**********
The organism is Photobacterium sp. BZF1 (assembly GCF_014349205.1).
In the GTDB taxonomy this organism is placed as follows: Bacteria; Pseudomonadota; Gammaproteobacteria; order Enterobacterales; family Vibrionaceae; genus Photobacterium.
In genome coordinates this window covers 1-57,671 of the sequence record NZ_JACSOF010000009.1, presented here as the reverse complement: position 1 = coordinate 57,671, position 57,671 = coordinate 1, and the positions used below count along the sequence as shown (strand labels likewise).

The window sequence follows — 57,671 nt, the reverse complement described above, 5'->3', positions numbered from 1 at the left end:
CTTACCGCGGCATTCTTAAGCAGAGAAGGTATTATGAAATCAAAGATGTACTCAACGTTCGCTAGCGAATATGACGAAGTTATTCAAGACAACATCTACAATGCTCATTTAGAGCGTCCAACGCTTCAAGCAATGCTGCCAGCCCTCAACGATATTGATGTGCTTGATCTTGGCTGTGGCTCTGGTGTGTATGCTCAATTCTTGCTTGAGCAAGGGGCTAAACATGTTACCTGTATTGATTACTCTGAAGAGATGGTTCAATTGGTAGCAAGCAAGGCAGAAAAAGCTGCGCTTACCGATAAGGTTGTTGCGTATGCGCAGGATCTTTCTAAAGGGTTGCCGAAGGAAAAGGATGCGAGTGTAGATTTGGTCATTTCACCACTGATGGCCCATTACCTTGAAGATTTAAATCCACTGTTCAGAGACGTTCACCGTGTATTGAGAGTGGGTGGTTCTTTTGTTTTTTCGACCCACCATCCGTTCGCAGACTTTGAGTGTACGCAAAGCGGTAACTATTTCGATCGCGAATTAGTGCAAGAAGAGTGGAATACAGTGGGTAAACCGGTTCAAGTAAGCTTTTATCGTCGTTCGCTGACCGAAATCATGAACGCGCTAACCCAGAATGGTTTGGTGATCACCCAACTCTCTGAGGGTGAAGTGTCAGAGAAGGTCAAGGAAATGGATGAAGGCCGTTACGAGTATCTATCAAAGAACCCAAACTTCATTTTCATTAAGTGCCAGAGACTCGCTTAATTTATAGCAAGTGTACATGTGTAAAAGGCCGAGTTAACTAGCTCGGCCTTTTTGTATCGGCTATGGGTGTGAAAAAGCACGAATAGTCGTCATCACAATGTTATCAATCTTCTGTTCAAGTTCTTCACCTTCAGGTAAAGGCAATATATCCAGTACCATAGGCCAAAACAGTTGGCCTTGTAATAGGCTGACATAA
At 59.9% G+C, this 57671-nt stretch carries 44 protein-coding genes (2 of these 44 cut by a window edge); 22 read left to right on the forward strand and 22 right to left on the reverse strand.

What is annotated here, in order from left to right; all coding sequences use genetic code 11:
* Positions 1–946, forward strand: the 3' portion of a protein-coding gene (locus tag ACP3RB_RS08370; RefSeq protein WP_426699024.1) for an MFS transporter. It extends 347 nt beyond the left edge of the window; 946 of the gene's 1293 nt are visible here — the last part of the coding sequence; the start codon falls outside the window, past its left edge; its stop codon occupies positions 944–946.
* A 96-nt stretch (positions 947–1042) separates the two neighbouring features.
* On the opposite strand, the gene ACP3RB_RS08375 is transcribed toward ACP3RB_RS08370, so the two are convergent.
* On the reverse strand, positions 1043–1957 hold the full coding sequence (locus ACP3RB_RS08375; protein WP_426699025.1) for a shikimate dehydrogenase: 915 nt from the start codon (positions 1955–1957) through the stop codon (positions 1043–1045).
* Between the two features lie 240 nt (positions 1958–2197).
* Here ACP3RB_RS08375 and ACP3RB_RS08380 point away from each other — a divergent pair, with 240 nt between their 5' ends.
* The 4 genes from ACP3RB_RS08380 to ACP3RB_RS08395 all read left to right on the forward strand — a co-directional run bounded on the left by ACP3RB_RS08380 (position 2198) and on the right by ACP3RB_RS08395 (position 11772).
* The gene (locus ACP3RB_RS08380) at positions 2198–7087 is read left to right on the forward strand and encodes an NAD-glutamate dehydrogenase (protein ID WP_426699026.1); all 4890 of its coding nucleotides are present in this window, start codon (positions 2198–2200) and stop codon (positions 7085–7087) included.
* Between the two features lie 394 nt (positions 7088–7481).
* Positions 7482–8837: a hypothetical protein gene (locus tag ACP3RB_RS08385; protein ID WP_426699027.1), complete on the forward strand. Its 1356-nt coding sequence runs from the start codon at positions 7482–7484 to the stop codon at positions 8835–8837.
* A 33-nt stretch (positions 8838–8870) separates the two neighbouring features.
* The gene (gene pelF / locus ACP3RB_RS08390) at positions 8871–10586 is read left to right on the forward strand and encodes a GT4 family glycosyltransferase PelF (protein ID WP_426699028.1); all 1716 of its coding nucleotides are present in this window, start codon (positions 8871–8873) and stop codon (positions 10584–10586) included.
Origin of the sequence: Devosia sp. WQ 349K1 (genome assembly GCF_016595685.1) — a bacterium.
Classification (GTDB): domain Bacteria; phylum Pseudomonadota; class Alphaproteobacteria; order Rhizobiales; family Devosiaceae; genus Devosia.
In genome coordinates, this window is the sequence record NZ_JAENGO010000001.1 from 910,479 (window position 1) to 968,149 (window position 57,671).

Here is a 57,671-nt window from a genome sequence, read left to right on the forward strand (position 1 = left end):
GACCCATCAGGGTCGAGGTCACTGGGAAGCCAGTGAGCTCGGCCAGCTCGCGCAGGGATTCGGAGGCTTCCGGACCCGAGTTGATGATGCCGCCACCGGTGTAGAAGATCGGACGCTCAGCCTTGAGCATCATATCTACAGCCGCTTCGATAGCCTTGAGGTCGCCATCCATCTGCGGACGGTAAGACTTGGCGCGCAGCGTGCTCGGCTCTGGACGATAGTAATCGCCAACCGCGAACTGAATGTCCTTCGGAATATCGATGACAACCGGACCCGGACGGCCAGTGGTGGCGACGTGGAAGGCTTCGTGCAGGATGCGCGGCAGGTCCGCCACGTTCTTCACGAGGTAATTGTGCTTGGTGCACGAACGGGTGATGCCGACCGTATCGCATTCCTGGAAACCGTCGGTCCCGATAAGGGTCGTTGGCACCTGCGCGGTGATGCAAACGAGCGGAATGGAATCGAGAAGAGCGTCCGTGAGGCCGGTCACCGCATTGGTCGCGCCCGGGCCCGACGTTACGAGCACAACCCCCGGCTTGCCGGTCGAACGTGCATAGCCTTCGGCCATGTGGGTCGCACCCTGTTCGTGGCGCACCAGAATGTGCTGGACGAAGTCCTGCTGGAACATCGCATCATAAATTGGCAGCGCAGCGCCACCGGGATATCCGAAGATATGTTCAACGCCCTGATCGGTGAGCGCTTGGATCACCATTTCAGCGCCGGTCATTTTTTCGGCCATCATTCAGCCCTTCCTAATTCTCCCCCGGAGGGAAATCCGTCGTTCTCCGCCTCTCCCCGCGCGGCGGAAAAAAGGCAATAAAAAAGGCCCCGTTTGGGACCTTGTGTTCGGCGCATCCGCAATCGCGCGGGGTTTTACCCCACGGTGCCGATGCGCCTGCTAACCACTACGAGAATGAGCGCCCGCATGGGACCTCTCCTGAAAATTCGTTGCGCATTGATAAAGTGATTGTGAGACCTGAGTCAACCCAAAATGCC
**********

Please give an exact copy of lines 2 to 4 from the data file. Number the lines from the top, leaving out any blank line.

In the GTDB taxonomy this organism is placed as follows: Bacteria; Pseudomonadota; Gammaproteobacteria; order Enterobacterales; family Vibrionaceae; genus Photobacterium.
In genome coordinates this window covers 1-57,671 of the sequence record NZ_JACSOF010000009.1, presented here as the reverse complement: position 1 = coordinate 57,671, position 57,671 = coordinate 1, and the positions used below count along the sequence as shown (strand labels likewise).

The window sequence follows — 57,671 nt, the reverse complement described above, 5'->3', positions numbered from 1 at the left end: